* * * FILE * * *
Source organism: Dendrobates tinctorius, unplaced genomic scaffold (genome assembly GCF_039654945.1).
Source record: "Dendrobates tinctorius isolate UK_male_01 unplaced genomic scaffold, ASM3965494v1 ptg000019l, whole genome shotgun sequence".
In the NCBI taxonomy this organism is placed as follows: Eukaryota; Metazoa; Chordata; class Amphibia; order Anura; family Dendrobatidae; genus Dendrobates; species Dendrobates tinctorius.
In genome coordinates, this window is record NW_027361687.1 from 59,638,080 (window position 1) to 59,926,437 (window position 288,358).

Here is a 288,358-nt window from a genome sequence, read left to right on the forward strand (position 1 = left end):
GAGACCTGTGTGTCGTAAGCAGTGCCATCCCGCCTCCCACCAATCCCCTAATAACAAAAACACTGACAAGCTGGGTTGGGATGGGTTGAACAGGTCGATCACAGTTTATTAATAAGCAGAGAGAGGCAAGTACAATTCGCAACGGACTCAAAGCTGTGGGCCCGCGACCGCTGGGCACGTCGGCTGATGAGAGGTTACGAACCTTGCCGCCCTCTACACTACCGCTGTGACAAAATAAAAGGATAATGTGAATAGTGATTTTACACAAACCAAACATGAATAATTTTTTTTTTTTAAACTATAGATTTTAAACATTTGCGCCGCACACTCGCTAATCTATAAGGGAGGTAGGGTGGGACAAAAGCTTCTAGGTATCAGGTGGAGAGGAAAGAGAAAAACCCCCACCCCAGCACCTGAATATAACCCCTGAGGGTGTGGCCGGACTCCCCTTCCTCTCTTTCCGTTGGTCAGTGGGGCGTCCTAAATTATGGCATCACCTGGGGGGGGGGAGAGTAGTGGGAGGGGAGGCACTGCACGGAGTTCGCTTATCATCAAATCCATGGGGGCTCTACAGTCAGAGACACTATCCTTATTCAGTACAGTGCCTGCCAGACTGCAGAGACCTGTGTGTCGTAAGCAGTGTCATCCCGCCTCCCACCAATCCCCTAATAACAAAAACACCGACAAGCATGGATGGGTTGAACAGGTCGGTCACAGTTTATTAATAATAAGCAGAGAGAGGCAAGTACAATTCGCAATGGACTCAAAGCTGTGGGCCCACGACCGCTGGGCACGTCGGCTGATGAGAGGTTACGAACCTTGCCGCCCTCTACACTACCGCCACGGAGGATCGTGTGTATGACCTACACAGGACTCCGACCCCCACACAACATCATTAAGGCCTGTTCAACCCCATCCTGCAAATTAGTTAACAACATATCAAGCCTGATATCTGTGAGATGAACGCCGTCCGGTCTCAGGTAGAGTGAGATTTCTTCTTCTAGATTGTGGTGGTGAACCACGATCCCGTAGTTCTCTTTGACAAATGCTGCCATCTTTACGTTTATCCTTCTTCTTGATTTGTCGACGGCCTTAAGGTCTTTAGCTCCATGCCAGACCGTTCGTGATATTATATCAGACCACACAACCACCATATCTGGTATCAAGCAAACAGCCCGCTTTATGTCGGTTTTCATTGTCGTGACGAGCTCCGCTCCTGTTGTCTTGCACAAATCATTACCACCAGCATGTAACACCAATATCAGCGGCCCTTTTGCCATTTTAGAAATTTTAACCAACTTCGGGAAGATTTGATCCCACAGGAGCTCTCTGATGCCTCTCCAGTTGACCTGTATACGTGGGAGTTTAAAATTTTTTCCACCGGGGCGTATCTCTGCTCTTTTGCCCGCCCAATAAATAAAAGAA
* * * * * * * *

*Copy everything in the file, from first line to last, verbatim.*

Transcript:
Source organism: Dendrobates tinctorius, unplaced genomic scaffold (genome assembly GCF_039654945.1).
Source record: "Dendrobates tinctorius isolate UK_male_01 unplaced genomic scaffold, ASM3965494v1 ptg000019l, whole genome shotgun sequence".
In the NCBI taxonomy this organism is placed as follows: Eukaryota; Metazoa; Chordata; class Amphibia; order Anura; family Dendrobatidae; genus Dendrobates; species Dendrobates tinctorius.
In genome coordinates, this window is record NW_027361687.1 from 59,638,080 (window position 1) to 59,926,437 (window position 288,358).

Here is a 288,358-nt window from a genome sequence, read left to right on the forward strand (position 1 = left end):
GAGACCTGTGTGTCGTAAGCAGTGCCATCCCGCCTCCCACCAATCCCCTAATAACAAAAACACTGACAAGCTGGGTTGGGATGGGTTGAACAGGTCGATCACAGTTTATTAATAAGCAGAGAGAGGCAAGTACAATTCGCAACGGACTCAAAGCTGTGGGCCCGCGACCGCTGGGCACGTCGGCTGATGAGAGGTTACGAACCTTGCCGCCCTCTACACTACCGCTGTGACAAAATAAAAGGATAATGTGAATAGTGATTTTACACAAACCAAACATGAATAATTTTTTTTTTTTAAACTATAGATTTTAAACATTTGCGCCGCACACTCGCTAATCTATAAGGGAGGTAGGGTGGGACAAAAGCTTCTAGGTATCAGGTGGAGAGGAAAGAGAAAAACCCCCACCCCAGCACCTGAATATAACCCCTGAGGGTGTGGCCGGACTCCCCTTCCTCTCTTTCCGTTGGTCAGTGGGGCGTCCTAAATTATGGCATCACCTGGGGGGGGGGAGAGTAGTGGGAGGGGAGGCACTGCACGGAGTTCGCTTATCATCAAATCCATGGGGGCTCTACAGTCAGAGACACTATCCTTATTCAGTACAGTGCCTGCCAGACTGCAGAGACCTGTGTGTCGTAAGCAGTGTCATCCCGCCTCCCACCAATCCCCTAATAACAAAAACACCGACAAGCATGGATGGGTTGAACAGGTCGGTCACAGTTTATTAATAATAAGCAGAGAGAGGCAAGTACAATTCGCAATGGACTCAAAGCTGTGGGCCCACGACCGCTGGGCACGTCGGCTGATGAGAGGTTACGAACCTTGCCGCCCTCTACACTACCGCCACGGAGGATCGTGTGTATGACCTACACAGGACTCCGACCCCCACACAACATCATTAAGGCCTGTTCAACCCCATCCTGCAAATTAGTTAACAACATATCAAGCCTGATATCTGTGAGATGAACGCCGTCCGGTCTCAGGTAGAGTGAGATTTCTTCTTCTAGATTGTGGTGGTGAACCACGATCCCGTAGTTCTCTTTGACAAATGCTGCCATCTTTACGTTTATCCTTCTTCTTGATTTGTCGACGGCCTTAAGGTCTTTAGCTCCATGCCAGACCGTTCGTGATATTATATCAGACCACACAACCACCATATCTGGTATCAAGCAAACAGCCCGCTTTATGTCGGTTTTCATTGTCGTGACGAGCTCCGCTCCTGTTGTCTTGCACAAATCATTACCACCAGCATGTAACACCAATATCAGCGGCCCTTTTGCCATTTTAGAAATTTTAACCAACTTCGGGAAGATTTGATCCCACAGGAGCTCTCTGATGCCTCTCCAGTTGACCTGTATACGTGGGAGTTTAAAATTTTTTCCACCGGGGCGTATCTCTGCTCTTTTGCCCGCCCAATAAATAAAAGAA